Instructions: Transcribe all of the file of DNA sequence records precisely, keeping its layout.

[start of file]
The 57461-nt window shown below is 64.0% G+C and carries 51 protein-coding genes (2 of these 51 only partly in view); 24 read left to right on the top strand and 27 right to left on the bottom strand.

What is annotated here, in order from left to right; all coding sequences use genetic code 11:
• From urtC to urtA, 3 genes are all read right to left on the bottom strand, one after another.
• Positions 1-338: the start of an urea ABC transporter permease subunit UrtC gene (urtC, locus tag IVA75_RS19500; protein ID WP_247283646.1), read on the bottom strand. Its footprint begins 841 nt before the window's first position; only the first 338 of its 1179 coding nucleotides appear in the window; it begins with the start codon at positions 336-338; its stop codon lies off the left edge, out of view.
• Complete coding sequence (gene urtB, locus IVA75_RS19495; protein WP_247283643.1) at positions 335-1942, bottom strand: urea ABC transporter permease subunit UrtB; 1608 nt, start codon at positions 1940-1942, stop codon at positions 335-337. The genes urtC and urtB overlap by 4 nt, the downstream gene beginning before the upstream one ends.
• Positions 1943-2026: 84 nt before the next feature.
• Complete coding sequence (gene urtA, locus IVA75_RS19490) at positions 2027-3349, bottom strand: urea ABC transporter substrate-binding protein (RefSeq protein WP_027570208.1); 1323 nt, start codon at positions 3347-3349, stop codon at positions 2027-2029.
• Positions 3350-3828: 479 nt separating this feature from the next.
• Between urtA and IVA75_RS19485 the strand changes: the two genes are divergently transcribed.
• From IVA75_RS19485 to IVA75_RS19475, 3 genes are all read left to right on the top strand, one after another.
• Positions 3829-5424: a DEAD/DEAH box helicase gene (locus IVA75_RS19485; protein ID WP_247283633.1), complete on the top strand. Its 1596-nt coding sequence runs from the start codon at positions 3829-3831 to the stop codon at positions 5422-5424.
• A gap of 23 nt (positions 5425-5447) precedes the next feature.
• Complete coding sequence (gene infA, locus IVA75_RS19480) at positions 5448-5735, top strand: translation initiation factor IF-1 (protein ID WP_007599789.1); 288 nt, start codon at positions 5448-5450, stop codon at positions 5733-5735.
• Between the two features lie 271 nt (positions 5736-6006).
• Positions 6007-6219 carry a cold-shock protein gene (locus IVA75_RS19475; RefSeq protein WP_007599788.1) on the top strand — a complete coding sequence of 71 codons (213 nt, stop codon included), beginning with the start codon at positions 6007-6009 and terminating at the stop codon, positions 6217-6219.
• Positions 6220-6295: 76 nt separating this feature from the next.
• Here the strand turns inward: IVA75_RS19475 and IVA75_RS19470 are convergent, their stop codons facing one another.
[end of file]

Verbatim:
The 57461-nt window shown below is 64.0% G+C and carries 51 protein-coding genes (2 of these 51 only partly in view); 24 read left to right on the top strand and 27 right to left on the bottom strand.

What is annotated here, in order from left to right; all coding sequences use genetic code 11:
• From urtC to urtA, 3 genes are all read right to left on the bottom strand, one after another.
• Positions 1-338: the start of an urea ABC transporter permease subunit UrtC gene (urtC, locus tag IVA75_RS19500; protein ID WP_247283646.1), read on the bottom strand. Its footprint begins 841 nt before the window's first position; only the first 338 of its 1179 coding nucleotides appear in the window; it begins with the start codon at positions 336-338; its stop codon lies off the left edge, out of view.
• Complete coding sequence (gene urtB, locus IVA75_RS19495; protein WP_247283643.1) at positions 335-1942, bottom strand: urea ABC transporter permease subunit UrtB; 1608 nt, start codon at positions 1940-1942, stop codon at positions 335-337. The genes urtC and urtB overlap by 4 nt, the downstream gene beginning before the upstream one ends.
• Positions 1943-2026: 84 nt before the next feature.
• Complete coding sequence (gene urtA, locus IVA75_RS19490) at positions 2027-3349, bottom strand: urea ABC transporter substrate-binding protein (RefSeq protein WP_027570208.1); 1323 nt, start codon at positions 3347-3349, stop codon at positions 2027-2029.
• Positions 3350-3828: 479 nt separating this feature from the next.
• Between urtA and IVA75_RS19485 the strand changes: the two genes are divergently transcribed.
• From IVA75_RS19485 to IVA75_RS19475, 3 genes are all read left to right on the top strand, one after another.
• Positions 3829-5424: a DEAD/DEAH box helicase gene (locus IVA75_RS19485; protein ID WP_247283633.1), complete on the top strand. Its 1596-nt coding sequence runs from the start codon at positions 3829-3831 to the stop codon at positions 5422-5424.
• A gap of 23 nt (positions 5425-5447) precedes the next feature.
• Complete coding sequence (gene infA, locus IVA75_RS19480) at positions 5448-5735, top strand: translation initiation factor IF-1 (protein ID WP_007599789.1); 288 nt, start codon at positions 5448-5450, stop codon at positions 5733-5735.
• Between the two features lie 271 nt (positions 5736-6006).
• Positions 6007-6219 carry a cold-shock protein gene (locus IVA75_RS19475; RefSeq protein WP_007599788.1) on the top strand — a complete coding sequence of 71 codons (213 nt, stop codon included), beginning with the start codon at positions 6007-6009 and terminating at the stop codon, positions 6217-6219.
• Positions 6220-6295: 76 nt separating this feature from the next.
• Here the strand turns inward: IVA75_RS19475 and IVA75_RS19470 are convergent, their stop codons facing one another.